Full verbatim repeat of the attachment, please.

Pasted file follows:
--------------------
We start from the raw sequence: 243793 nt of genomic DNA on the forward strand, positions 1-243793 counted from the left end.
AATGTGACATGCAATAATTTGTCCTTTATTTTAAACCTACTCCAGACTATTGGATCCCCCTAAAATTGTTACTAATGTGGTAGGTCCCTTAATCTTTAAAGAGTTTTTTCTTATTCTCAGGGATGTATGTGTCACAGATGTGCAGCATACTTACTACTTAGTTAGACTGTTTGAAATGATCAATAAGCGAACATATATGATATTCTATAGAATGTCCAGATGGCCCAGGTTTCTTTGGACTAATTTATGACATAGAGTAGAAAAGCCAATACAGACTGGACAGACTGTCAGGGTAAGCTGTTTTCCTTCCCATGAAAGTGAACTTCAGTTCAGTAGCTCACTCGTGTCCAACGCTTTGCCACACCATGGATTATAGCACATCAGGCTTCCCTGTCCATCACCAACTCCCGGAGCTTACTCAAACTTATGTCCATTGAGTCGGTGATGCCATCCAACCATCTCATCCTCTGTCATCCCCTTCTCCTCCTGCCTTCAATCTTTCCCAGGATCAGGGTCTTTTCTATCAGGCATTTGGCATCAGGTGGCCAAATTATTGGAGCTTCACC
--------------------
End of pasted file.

We start from the raw sequence: 243793 nt of genomic DNA on the forward strand, positions 1-243793 counted from the left end.
AATGTGACATGCAATAATTTGTCCTTTATTTTAAACCTACTCCAGACTATTGGATCCCCCTAAAATTGTTACTAATGTGGTAGGTCCCTTAATCTTTAAAGAGTTTTTTCTTATTCTCAGGGATGTATGTGTCACAGATGTGCAGCATACTTACTACTTAGTTAGACTGTTTGAAATGATCAATAAGCGAACATATATGATATTCTATAGAATGTCCAGATGGCCCAGGTTTCTTTGGACTAATTTATGACATAGAGTAGAAAAGCCAATACAGACTGGACAGACTGTCAGGGTAAGCTGTTTTCCTTCCCATGAAAGTGAACTTCAGTTCAGTAGCTCACTCGTGTCCAACGCTTTGCCACACCATGGATTATAGCACATCAGGCTTCCCTGTCCATCACCAACTCCCGGAGCTTACTCAAACTTATGTCCATTGAGTCGGTGATGCCATCCAACCATCTCATCCTCTGTCATCCCCTTCTCCTCCTGCCTTCAATCTTTCCCAGGATCAGGGTCTTTTCTATCAGGCATTTGGCATCAGGTGGCCAAATTATTGGAGCTTCACC